Responding to the debate over allegations that Judge Brett Kavanaugh assaulted Dr. Christine Blasey Ford when they were both in high school, President Trump declared this to be a “very scary time for young men in America.” If this is a scary time for privileged men like now-U.S. Supreme Court Justice Kavanaugh, it is a terrifying time for women in South Carolina.
Recently, the Violence Policy Center released its annual report on homicides against women.
Once again, South Carolina ranked in the top 10 states of women murdered by men. In 2016, 48 females were killed by males in South Carolina. That’s 45 adult women and three girls murdered. Almost all of them were killed by someone they knew. Where is our elected officials’ anger about these lives lost?
Rather than seeking solutions to end violence against women and girls in their home state, our elected leaders are ignoring, demeaning, or dismissing the voices of survivors. Following Dr. Ford’s harrowing testimony of her experience of sexual assault, U.S. Sen. Lindsey Graham chose to direct his vitriol toward his political opponents and his empathy at Judge Kavanaugh, stating he “can’t imagine how awful this entire process has been for [him] and his family.” And after weeks of silence, U.S. Sen. Tim Scott, while conceding that it was “not an easy decision,” declared his support for Judge Kavanaugh. President Trump went so far as to ridicule Dr. Ford during a political rally in Mississippi.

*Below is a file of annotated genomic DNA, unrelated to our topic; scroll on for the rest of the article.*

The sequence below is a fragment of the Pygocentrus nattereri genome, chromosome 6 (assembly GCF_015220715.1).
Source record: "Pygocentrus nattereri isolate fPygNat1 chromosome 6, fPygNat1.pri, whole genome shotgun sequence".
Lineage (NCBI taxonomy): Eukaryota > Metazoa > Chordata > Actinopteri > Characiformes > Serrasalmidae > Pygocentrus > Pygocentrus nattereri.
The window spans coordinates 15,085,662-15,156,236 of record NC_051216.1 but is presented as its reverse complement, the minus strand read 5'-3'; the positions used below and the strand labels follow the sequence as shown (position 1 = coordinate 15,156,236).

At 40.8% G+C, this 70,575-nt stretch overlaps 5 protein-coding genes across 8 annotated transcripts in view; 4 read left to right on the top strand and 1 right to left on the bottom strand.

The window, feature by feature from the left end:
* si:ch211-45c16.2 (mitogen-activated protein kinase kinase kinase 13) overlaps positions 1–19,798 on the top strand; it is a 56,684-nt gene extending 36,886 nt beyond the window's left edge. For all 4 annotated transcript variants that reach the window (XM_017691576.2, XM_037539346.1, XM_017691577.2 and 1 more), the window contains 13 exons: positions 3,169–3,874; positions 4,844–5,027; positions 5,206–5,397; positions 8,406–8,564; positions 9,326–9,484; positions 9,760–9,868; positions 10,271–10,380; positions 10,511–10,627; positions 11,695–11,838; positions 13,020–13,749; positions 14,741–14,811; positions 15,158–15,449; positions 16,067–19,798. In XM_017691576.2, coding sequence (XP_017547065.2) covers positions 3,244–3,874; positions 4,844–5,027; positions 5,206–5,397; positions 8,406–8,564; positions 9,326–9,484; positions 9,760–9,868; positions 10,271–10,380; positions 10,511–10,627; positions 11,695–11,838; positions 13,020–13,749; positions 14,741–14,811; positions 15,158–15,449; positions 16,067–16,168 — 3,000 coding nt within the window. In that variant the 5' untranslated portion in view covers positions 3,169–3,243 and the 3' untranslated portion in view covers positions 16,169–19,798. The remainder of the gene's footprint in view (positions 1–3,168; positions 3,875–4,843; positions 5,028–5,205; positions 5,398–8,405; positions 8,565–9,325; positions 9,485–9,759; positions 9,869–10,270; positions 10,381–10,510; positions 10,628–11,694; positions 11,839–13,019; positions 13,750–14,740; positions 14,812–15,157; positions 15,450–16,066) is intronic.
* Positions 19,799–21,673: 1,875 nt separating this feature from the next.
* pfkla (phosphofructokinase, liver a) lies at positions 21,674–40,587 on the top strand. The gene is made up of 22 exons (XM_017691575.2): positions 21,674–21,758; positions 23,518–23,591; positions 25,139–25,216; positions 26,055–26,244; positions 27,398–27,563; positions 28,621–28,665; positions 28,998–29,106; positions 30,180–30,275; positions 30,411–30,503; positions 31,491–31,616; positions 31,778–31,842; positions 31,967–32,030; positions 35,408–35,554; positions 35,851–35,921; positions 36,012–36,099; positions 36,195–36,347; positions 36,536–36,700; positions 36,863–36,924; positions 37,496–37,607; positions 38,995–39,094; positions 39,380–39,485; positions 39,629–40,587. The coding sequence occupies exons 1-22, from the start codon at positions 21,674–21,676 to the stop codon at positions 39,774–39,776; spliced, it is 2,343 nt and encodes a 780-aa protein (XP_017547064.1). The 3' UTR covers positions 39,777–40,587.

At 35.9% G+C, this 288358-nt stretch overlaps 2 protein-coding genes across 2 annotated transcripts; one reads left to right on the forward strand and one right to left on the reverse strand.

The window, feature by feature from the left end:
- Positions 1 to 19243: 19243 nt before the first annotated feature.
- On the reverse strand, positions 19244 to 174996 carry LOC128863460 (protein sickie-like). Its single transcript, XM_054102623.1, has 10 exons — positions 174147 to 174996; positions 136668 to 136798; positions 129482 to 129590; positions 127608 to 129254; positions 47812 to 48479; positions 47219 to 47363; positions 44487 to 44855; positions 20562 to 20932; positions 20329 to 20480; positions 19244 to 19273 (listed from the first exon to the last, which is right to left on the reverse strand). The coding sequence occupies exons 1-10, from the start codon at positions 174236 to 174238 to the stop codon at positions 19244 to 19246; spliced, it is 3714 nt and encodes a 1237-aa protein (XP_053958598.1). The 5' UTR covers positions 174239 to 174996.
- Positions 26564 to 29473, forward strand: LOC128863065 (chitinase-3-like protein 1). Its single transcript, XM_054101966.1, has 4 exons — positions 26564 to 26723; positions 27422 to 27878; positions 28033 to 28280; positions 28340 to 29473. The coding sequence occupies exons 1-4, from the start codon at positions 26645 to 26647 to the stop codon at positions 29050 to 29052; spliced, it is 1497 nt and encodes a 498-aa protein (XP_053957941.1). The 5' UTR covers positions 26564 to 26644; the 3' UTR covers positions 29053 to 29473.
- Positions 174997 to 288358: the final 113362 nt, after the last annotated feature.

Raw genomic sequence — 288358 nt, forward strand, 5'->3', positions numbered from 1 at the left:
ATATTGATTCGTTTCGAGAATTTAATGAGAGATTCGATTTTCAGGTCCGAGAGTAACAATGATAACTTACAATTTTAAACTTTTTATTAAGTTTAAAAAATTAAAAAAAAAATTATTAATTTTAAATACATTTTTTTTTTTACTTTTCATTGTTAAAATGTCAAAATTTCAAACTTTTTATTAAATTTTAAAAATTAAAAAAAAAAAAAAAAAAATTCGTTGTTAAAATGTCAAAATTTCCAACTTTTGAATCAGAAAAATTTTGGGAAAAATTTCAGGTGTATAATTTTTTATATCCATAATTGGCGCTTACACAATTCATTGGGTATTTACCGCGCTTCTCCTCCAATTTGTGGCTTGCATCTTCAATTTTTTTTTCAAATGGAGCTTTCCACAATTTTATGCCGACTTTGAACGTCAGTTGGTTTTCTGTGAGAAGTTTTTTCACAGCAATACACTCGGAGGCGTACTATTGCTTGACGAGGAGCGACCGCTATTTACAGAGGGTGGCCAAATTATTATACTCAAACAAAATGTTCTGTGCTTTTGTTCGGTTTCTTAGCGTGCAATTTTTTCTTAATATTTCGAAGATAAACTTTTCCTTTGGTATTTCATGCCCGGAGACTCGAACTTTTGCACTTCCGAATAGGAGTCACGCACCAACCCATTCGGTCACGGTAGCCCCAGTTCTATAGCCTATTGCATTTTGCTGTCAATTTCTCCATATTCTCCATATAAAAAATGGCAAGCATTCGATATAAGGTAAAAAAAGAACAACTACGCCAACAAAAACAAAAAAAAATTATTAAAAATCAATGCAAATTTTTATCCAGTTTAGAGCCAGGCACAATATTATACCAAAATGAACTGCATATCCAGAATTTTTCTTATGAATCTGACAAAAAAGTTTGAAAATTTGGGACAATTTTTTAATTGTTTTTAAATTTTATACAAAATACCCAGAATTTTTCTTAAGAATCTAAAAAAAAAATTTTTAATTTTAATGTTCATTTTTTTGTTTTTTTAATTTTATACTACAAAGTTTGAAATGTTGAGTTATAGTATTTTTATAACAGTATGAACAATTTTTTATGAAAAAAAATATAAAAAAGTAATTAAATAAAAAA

What are the women of South Carolina supposed to think when their elected leaders ignore, demean, or dismiss the stories of survivors of violence? No matter how horrifying the statistics and the stories are, they do not seem to matter to these legislators, especially when they are politically inconvenient.
We must ask ourselves why some stories are given the benefit of the doubt, and others, even with corroborating evidence, are not. As brave women like Professor Anita Hill, Dr. Ford, and scores of #MeToo and #WhyIDidntReport participants share their experiences, we must begin by believing their stories. These women have nothing to gain and risk their and their families’ personal safety in coming forward.
Why, as a society, are we so hesitant to believe them? Do the lives of women just not count for all that much?
Partisanship was used as an excuse to dismiss Kavanuagh’s accusers. But domestic violence and sexual assault are not partisan issues.
They affect women, men, and gender non-conforming people of all ages and walks of life.
When we refuse to take seriously the humanity and dignity of survivors, we make it that much harder for others to come forward and seek justice, and we fail to commit to lasting solutions to the epidemic of violence in our communities.
Women are watching how our elected officials are responding — and they do not like what they see. When our leaders prioritize their politics over our common humanity, we all lose.
Now that’s truly scary.
Ann Warner is chief executive officer of the Women’s Rights and Empowerment Network in Columbia.